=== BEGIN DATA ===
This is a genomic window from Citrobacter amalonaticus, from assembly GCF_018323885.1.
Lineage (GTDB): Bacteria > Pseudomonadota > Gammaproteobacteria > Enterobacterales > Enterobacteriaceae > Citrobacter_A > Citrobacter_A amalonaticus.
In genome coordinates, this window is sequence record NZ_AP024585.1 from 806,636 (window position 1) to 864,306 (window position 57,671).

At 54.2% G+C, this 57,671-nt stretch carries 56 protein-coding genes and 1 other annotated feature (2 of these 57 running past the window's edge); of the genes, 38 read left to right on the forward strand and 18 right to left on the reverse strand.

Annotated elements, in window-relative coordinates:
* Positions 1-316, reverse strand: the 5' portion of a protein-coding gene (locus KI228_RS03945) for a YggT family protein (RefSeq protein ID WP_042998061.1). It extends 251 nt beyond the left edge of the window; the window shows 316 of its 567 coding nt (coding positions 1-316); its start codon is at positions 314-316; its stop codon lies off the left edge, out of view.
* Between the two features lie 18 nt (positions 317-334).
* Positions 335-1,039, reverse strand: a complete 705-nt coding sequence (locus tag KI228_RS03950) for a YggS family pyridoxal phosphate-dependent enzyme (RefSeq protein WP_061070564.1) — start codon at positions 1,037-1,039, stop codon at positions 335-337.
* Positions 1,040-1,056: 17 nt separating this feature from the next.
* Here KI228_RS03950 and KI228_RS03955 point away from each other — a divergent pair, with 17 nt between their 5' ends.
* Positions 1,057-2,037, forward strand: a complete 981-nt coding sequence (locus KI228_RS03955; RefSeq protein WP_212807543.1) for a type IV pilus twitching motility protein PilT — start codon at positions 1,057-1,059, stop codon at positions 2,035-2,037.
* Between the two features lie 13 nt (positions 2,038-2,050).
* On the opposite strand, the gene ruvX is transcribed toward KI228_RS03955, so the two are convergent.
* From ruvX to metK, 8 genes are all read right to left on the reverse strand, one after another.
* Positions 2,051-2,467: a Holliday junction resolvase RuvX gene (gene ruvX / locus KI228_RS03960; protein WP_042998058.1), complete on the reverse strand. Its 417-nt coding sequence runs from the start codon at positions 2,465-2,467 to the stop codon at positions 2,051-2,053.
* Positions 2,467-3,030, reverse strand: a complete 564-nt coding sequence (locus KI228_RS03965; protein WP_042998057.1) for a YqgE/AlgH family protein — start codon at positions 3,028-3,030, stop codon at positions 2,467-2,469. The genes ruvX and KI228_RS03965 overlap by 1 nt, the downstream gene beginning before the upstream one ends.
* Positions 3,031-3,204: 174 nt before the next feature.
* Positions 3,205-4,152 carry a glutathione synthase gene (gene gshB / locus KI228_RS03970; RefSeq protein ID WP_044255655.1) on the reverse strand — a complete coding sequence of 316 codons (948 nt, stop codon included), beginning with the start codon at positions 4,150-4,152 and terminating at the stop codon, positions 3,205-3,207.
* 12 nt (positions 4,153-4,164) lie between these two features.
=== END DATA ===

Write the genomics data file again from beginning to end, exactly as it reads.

This is a genomic window from Citrobacter amalonaticus, from assembly GCF_018323885.1.
Lineage (GTDB): Bacteria > Pseudomonadota > Gammaproteobacteria > Enterobacterales > Enterobacteriaceae > Citrobacter_A > Citrobacter_A amalonaticus.
In genome coordinates, this window is sequence record NZ_AP024585.1 from 806,636 (window position 1) to 864,306 (window position 57,671).

At 54.2% G+C, this 57,671-nt stretch carries 56 protein-coding genes and 1 other annotated feature (2 of these 57 running past the window's edge); of the genes, 38 read left to right on the forward strand and 18 right to left on the reverse strand.

Annotated elements, in window-relative coordinates:
* Positions 1-316, reverse strand: the 5' portion of a protein-coding gene (locus KI228_RS03945) for a YggT family protein (RefSeq protein ID WP_042998061.1). It extends 251 nt beyond the left edge of the window; the window shows 316 of its 567 coding nt (coding positions 1-316); its start codon is at positions 314-316; its stop codon lies off the left edge, out of view.
* Between the two features lie 18 nt (positions 317-334).
* Positions 335-1,039, reverse strand: a complete 705-nt coding sequence (locus tag KI228_RS03950) for a YggS family pyridoxal phosphate-dependent enzyme (RefSeq protein WP_061070564.1) — start codon at positions 1,037-1,039, stop codon at positions 335-337.
* Positions 1,040-1,056: 17 nt separating this feature from the next.
* Here KI228_RS03950 and KI228_RS03955 point away from each other — a divergent pair, with 17 nt between their 5' ends.
* Positions 1,057-2,037, forward strand: a complete 981-nt coding sequence (locus KI228_RS03955; RefSeq protein WP_212807543.1) for a type IV pilus twitching motility protein PilT — start codon at positions 1,057-1,059, stop codon at positions 2,035-2,037.
* Between the two features lie 13 nt (positions 2,038-2,050).
* On the opposite strand, the gene ruvX is transcribed toward KI228_RS03955, so the two are convergent.
* From ruvX to metK, 8 genes are all read right to left on the reverse strand, one after another.
* Positions 2,051-2,467: a Holliday junction resolvase RuvX gene (gene ruvX / locus KI228_RS03960; protein WP_042998058.1), complete on the reverse strand. Its 417-nt coding sequence runs from the start codon at positions 2,465-2,467 to the stop codon at positions 2,051-2,053.
* Positions 2,467-3,030, reverse strand: a complete 564-nt coding sequence (locus KI228_RS03965; protein WP_042998057.1) for a YqgE/AlgH family protein — start codon at positions 3,028-3,030, stop codon at positions 2,467-2,469. The genes ruvX and KI228_RS03965 overlap by 1 nt, the downstream gene beginning before the upstream one ends.
* Positions 3,031-3,204: 174 nt before the next feature.
* Positions 3,205-4,152 carry a glutathione synthase gene (gene gshB / locus KI228_RS03970; RefSeq protein ID WP_044255655.1) on the reverse strand — a complete coding sequence of 316 codons (948 nt, stop codon included), beginning with the start codon at positions 4,150-4,152 and terminating at the stop codon, positions 3,205-3,207.
* 12 nt (positions 4,153-4,164) lie between these two features.